Union Finance Minister Arun Jaitley on Saturday said that the government will end the current fiscal year without any cuts and is confident of meeting the 3.3% fiscal deficit target, reported ANI. “The government so far has spent 44% of the budgeted capital expenditure and there will be no cuts in capital expenditure by the end of this year,” he said.
Jaitley’s comments came after an internal review meeting of all the departments of the finance ministry chaired by Prime Minister Narendra Modi in New Delhi on Saturday. Jaitley said Modi expressed satisfaction about the broad parameters of the economy, reported Mint.
The government will be able to meet both direct tax, indirect tax, and non-tax revenue targets for the fiscal year, said Jaitley. “We will meet the direct and indirect tax collection targets, if not surpass them,” he said, adding that collections from the Goods and Services Tax would go up with an increase in consumption demand.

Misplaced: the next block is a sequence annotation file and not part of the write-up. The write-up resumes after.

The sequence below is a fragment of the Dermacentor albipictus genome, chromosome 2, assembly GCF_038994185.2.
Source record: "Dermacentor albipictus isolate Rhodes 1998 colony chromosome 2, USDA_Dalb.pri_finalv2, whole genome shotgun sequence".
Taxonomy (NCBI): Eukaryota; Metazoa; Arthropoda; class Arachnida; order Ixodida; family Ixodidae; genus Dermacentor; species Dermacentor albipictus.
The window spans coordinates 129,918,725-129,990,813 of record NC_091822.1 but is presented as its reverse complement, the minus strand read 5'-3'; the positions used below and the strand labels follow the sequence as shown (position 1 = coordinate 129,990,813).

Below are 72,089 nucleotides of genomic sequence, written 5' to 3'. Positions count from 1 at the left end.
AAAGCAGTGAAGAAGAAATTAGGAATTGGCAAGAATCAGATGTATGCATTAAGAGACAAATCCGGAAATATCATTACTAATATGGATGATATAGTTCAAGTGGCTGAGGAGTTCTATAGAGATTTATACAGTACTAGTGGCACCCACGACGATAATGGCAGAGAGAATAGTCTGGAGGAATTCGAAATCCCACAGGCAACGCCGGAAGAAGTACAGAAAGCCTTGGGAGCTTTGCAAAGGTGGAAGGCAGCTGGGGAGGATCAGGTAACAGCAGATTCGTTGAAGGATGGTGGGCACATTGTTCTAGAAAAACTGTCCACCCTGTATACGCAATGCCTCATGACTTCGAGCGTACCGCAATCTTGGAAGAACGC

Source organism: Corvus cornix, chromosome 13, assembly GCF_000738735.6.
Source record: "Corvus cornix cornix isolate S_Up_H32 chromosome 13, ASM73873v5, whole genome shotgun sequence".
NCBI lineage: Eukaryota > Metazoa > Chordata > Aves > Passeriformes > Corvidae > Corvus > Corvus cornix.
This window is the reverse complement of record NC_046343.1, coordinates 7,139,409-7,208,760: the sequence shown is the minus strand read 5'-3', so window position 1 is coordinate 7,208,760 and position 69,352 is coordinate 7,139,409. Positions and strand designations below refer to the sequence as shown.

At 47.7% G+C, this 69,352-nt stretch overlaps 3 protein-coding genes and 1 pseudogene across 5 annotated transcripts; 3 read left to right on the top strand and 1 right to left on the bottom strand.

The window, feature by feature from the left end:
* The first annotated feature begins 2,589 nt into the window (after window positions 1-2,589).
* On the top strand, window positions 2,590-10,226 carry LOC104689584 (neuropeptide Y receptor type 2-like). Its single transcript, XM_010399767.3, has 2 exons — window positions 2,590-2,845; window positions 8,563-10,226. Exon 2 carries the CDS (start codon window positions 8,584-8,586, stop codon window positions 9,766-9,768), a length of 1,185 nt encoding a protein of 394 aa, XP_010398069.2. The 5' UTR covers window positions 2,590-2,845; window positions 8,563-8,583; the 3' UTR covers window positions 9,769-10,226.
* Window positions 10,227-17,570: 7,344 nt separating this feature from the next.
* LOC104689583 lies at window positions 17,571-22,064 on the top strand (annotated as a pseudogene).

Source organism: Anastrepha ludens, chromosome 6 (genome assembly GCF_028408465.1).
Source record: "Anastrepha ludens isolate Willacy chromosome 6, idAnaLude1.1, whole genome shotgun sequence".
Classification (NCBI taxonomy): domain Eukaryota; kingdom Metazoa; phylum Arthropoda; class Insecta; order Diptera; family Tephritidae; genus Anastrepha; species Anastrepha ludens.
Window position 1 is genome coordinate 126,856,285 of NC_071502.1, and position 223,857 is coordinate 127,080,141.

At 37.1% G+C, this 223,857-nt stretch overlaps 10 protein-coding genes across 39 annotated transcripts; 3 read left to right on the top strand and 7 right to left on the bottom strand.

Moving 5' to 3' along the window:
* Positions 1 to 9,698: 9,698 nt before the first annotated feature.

Jaitley also said the government is confident of a higher growth rate than that projected earlier this year. “The inflation is broadly under control,” he said.
The meeting came as the prices of petrol and diesel continued to rise due to the recent depreciation in the rupee’s value and a rise in international oil rates. While crude oil prices have been around the $80 per barrel mark, the rupee declined against the dollar this week, making imports costlier.
On September 10, Opposition parties staged a nationwide shutdown to protest against the rise in fuel prices and decline in rupee’s value. The Congress called for the bandh, and claimed to have the support of 21 parties.
After a meeting on Friday, the government decided to relax norms for overseas borrowing and impose restrictions on non-essential imports. Jaitley said these moves will help check the current account deficit as well as increase foreign exchange inflows, without specifying which items would face import restrictions.
The current account deficit is the difference between the worth of a country’s imports and its exports. A higher deficit means the country buys more products from overseas than it ships out as exports.